8. Select proper port (COM5 for me) and proper board (101). Select example file LED under CurieBle. Click verify. Looks good. Click upload. SUCCESS! Can now see the 101 in nRF MCP, can turn LED on/off. BLE functions now work with 5V USB charger. (but not 9V battery, guess that's not an option) When connected to laptop USB 3.0 port, the 101 now stays in COM5 the entire time, no longer cycling on/off when I try to upload. No need to press either reset button during upload.

So the fix is either one of the software downgrades, or careful installation procedure.

Previously, I tried the dfu-utils updates but that didn't fix this problem.


If the path to your source file contains a space, it might be causing this error. For more information, and a workaround, see this topic in the Arduino forum.


I posted a fix here:


I was really looking forward that this will be the fix for all Arduino 101 Error

  • 1
    While this link may answer the question, it is better to include the essential parts of the answer here and provide the link for reference. Link-only answers can become invalid if the linked page changes. Nov 16, 2020 at 14:08
  • Oh yes sure I will just copy and paste the steps here
    – Raf
    Nov 27, 2020 at 6:50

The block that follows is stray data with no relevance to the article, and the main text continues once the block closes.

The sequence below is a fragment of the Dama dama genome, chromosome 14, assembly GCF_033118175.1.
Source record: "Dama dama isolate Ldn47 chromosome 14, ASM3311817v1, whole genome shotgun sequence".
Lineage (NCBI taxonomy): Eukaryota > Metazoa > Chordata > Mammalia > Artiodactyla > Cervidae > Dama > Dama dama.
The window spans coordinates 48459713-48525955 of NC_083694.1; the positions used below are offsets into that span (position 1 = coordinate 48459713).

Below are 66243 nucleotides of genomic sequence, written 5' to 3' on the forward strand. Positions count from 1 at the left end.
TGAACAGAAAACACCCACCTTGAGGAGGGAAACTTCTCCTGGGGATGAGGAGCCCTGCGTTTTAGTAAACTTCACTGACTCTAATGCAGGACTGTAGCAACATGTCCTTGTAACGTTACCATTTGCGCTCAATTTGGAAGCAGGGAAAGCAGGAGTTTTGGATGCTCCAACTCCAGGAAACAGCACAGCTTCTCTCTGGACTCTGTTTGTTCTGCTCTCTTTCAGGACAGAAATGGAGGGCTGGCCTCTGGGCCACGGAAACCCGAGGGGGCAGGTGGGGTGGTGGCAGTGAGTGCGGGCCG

I was really persistent to look for ways on how to fix the Arduino/Genuino 101 Timeout Error, I searched different forums and read a lot of suggestions on how to fix the error, but still all failed, I know some of the 101 users already bricked their 101 or other just left it behind. We are all aware that the Arduino 101 is already discontinued and even support is already stopped, Hence this little but powerful microcontroller is still out there and probably used by the some. Anyhow, to be straight to the point I finally I discovered the fix for the error. Notice that when you insert your 101 to the USB plug it will read and install the device, checking it in the device manager will show the Arduino/Genuino 101 in "Other Devices" and a new COMPort (COMX) is added, then you install the Arduino IDE (regardless of the version), then install the Arduino 101 Board thru "Board Manager", the manager will install the Arduino 101 but it will not notify you that the driver for Arduino 101 is not installed due to error. So in short we are assuming that the driver for Arduino 101 is successfully installed. This is where the error lies. The software driver "dpinst-amd64" is not digitally signed and Windows is blocking to install unsigned drivers. So what's the fix? The fix here is still to install the "dpinst-amd64" since it is the driver needed to recognize your 101, the trick here is you need to install it in other way, not in your regular PC operation. You need to access the "disable signature enforcement" under the startup options (not safe mode). This startup mode will enable you to install unsigned drivers (I trust this Intel Curie driver since it was downloaded with the board). After installation restart your PC to its regular startup and plug-in again your Arduino/Genuino 101, this time the PC will now recognize the microcontroller and you can now upload sketches without the time out error.